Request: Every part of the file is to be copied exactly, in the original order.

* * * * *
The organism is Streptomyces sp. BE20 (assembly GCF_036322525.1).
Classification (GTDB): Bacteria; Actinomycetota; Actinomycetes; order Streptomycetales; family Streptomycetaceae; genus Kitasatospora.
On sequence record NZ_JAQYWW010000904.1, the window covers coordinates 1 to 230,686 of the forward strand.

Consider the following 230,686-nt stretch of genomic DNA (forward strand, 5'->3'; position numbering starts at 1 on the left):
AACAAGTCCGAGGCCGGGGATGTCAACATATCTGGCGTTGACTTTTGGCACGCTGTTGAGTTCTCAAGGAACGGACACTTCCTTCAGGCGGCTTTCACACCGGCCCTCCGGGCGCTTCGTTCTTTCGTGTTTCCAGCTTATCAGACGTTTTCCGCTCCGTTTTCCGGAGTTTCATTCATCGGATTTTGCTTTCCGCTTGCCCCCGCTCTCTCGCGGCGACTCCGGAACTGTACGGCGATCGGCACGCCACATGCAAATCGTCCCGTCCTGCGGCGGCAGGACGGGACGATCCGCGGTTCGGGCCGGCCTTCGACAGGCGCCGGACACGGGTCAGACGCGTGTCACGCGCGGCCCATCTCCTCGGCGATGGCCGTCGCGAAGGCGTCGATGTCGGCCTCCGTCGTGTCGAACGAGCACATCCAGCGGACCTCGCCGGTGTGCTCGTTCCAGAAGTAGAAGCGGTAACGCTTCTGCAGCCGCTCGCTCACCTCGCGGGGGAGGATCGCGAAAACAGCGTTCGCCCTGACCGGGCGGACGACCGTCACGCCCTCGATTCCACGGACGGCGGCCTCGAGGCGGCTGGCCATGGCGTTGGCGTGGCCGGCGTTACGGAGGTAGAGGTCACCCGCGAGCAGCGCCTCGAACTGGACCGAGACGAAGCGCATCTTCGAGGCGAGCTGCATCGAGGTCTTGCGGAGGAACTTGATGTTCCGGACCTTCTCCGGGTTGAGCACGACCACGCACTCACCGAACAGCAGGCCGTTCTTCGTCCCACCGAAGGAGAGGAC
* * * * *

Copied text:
The organism is Streptomyces sp. BE20 (assembly GCF_036322525.1).
Classification (GTDB): Bacteria; Actinomycetota; Actinomycetes; order Streptomycetales; family Streptomycetaceae; genus Kitasatospora.
On sequence record NZ_JAQYWW010000904.1, the window covers coordinates 1 to 230,686 of the forward strand.

Consider the following 230,686-nt stretch of genomic DNA (forward strand, 5'->3'; position numbering starts at 1 on the left):
AACAAGTCCGAGGCCGGGGATGTCAACATATCTGGCGTTGACTTTTGGCACGCTGTTGAGTTCTCAAGGAACGGACACTTCCTTCAGGCGGCTTTCACACCGGCCCTCCGGGCGCTTCGTTCTTTCGTGTTTCCAGCTTATCAGACGTTTTCCGCTCCGTTTTCCGGAGTTTCATTCATCGGATTTTGCTTTCCGCTTGCCCCCGCTCTCTCGCGGCGACTCCGGAACTGTACGGCGATCGGCACGCCACATGCAAATCGTCCCGTCCTGCGGCGGCAGGACGGGACGATCCGCGGTTCGGGCCGGCCTTCGACAGGCGCCGGACACGGGTCAGACGCGTGTCACGCGCGGCCCATCTCCTCGGCGATGGCCGTCGCGAAGGCGTCGATGTCGGCCTCCGTCGTGTCGAACGAGCACATCCAGCGGACCTCGCCGGTGTGCTCGTTCCAGAAGTAGAAGCGGTAACGCTTCTGCAGCCGCTCGCTCACCTCGCGGGGGAGGATCGCGAAAACAGCGTTCGCCCTGACCGGGCGGACGACCGTCACGCCCTCGATTCCACGGACGGCGGCCTCGAGGCGGCTGGCCATGGCGTTGGCGTGGCCGGCGTTACGGAGGTAGAGGTCACCCGCGAGCAGCGCCTCGAACTGGACCGAGACGAAGCGCATCTTCGAGGCGAGCTGCATCGAGGTCTTGCGGAGGAACTTGATGTTCCGGACCTTCTCCGGGTTGAGCACGACCACGCACTCACCGAACAGCAGGCCGTTCTTCGTCCCACCGAAGGAGAGGAC